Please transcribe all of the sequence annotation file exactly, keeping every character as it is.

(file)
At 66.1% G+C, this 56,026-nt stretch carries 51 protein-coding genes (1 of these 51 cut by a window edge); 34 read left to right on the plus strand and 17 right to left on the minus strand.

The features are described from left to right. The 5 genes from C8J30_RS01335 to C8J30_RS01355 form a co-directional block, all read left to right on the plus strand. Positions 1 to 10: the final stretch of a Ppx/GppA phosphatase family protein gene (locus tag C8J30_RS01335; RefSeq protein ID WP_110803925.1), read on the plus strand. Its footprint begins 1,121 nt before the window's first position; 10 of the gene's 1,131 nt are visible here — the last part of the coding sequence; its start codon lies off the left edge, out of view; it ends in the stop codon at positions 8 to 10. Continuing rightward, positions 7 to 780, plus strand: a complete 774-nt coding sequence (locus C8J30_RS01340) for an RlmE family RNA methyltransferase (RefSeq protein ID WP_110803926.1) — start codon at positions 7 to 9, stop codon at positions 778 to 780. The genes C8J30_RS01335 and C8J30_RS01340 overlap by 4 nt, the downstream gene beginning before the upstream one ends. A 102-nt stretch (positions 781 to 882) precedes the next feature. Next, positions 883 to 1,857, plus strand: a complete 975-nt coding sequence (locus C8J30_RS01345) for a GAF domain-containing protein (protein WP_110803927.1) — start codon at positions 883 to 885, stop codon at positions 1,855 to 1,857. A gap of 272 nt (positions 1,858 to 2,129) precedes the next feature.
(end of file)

At 66.1% G+C, this 56,026-nt stretch carries 51 protein-coding genes (1 of these 51 cut by a window edge); 34 read left to right on the plus strand and 17 right to left on the minus strand.

The features are described from left to right. The 5 genes from C8J30_RS01335 to C8J30_RS01355 form a co-directional block, all read left to right on the plus strand. Positions 1 to 10: the final stretch of a Ppx/GppA phosphatase family protein gene (locus tag C8J30_RS01335; RefSeq protein ID WP_110803925.1), read on the plus strand. Its footprint begins 1,121 nt before the window's first position; 10 of the gene's 1,131 nt are visible here — the last part of the coding sequence; its start codon lies off the left edge, out of view; it ends in the stop codon at positions 8 to 10. Continuing rightward, positions 7 to 780, plus strand: a complete 774-nt coding sequence (locus C8J30_RS01340) for an RlmE family RNA methyltransferase (RefSeq protein ID WP_110803926.1) — start codon at positions 7 to 9, stop codon at positions 778 to 780. The genes C8J30_RS01335 and C8J30_RS01340 overlap by 4 nt, the downstream gene beginning before the upstream one ends. A 102-nt stretch (positions 781 to 882) precedes the next feature. Next, positions 883 to 1,857, plus strand: a complete 975-nt coding sequence (locus C8J30_RS01345) for a GAF domain-containing protein (protein WP_110803927.1) — start codon at positions 883 to 885, stop codon at positions 1,855 to 1,857. A gap of 272 nt (positions 1,858 to 2,129) precedes the next feature.